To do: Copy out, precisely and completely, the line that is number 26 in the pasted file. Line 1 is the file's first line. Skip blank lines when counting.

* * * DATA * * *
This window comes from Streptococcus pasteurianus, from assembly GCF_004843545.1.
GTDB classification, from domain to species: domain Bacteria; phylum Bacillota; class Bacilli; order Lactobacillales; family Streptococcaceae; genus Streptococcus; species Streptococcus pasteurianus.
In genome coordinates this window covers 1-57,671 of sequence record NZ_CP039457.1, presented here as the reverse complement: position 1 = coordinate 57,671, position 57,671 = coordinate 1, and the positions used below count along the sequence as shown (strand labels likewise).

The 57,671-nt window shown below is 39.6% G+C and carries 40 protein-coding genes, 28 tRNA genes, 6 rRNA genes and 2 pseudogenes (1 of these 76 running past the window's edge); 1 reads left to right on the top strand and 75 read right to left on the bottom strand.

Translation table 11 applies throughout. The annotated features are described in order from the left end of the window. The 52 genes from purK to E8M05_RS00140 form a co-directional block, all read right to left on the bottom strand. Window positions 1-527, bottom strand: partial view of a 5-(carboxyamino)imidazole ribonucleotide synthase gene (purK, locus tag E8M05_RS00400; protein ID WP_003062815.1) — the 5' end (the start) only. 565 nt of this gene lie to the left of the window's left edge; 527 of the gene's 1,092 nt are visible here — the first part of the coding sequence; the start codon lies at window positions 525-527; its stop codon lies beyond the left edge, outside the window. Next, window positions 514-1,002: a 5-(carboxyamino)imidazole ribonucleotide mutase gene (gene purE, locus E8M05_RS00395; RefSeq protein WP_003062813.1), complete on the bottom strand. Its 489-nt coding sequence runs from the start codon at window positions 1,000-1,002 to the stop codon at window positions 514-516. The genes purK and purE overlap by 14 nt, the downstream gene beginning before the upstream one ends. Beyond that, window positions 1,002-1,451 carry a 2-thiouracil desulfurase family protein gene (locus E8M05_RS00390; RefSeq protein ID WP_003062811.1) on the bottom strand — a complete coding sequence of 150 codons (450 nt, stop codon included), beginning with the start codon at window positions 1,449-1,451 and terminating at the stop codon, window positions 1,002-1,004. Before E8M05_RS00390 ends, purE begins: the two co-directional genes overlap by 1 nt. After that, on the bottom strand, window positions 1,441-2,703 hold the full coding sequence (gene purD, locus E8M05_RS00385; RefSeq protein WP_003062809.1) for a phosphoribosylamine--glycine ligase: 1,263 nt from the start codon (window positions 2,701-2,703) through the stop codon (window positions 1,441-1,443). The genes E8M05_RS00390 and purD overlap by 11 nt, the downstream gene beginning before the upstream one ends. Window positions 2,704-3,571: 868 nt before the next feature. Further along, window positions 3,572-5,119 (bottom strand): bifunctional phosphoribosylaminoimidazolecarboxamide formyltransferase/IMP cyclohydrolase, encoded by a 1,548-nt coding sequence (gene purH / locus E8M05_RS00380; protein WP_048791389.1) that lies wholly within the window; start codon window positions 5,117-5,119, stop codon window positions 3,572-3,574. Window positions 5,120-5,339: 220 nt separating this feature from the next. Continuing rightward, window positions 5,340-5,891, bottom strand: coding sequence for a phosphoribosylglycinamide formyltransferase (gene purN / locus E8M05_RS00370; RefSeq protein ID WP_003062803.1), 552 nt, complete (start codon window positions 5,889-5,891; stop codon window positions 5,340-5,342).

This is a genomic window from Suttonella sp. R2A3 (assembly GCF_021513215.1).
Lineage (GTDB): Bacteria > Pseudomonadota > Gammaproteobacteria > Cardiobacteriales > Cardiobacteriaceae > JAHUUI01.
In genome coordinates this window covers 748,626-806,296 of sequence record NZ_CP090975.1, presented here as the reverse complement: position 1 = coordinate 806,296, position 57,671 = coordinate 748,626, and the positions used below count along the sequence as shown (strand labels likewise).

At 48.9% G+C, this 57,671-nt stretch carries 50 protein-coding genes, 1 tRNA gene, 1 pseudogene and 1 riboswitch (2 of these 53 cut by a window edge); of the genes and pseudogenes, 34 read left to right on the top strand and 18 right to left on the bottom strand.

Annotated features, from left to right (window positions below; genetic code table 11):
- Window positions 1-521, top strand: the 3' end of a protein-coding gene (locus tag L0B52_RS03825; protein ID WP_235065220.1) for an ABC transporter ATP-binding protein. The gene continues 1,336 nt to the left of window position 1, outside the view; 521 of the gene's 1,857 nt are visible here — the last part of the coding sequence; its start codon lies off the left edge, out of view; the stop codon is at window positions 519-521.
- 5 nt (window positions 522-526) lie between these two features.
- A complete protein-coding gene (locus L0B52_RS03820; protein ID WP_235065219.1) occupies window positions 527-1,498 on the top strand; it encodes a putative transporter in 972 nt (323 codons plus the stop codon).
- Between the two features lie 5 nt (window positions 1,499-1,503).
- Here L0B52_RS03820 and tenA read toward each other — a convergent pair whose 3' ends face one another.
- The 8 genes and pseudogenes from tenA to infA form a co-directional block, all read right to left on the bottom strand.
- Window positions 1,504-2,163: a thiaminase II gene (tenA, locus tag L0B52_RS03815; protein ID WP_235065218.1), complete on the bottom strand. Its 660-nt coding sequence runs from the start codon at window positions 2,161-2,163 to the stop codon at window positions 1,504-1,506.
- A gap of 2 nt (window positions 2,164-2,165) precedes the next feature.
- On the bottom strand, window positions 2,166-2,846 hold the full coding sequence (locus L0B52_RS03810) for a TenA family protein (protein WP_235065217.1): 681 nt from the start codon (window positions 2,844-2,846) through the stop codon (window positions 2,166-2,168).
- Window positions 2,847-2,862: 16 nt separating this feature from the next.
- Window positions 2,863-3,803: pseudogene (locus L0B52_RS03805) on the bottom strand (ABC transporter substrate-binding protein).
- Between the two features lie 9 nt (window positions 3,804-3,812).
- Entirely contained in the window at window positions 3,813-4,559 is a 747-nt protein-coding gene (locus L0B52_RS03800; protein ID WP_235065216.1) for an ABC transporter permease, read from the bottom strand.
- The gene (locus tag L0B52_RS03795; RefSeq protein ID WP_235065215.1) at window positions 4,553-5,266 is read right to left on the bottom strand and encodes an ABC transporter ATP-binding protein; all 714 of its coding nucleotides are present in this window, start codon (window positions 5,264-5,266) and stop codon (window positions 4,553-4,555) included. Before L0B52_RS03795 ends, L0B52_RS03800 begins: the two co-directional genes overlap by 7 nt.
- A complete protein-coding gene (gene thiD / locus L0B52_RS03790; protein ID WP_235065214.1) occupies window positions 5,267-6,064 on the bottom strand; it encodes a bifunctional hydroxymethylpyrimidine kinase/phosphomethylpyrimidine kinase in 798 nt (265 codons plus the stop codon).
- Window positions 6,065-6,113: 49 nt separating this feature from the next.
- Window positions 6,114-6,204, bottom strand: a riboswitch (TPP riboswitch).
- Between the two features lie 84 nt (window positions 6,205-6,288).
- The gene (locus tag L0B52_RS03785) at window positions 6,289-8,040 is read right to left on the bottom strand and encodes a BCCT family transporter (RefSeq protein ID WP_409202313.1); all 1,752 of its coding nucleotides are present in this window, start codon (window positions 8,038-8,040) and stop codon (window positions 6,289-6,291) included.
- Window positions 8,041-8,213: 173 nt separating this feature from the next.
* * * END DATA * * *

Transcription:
- Window positions 6,065-6,113: 49 nt separating this feature from the next.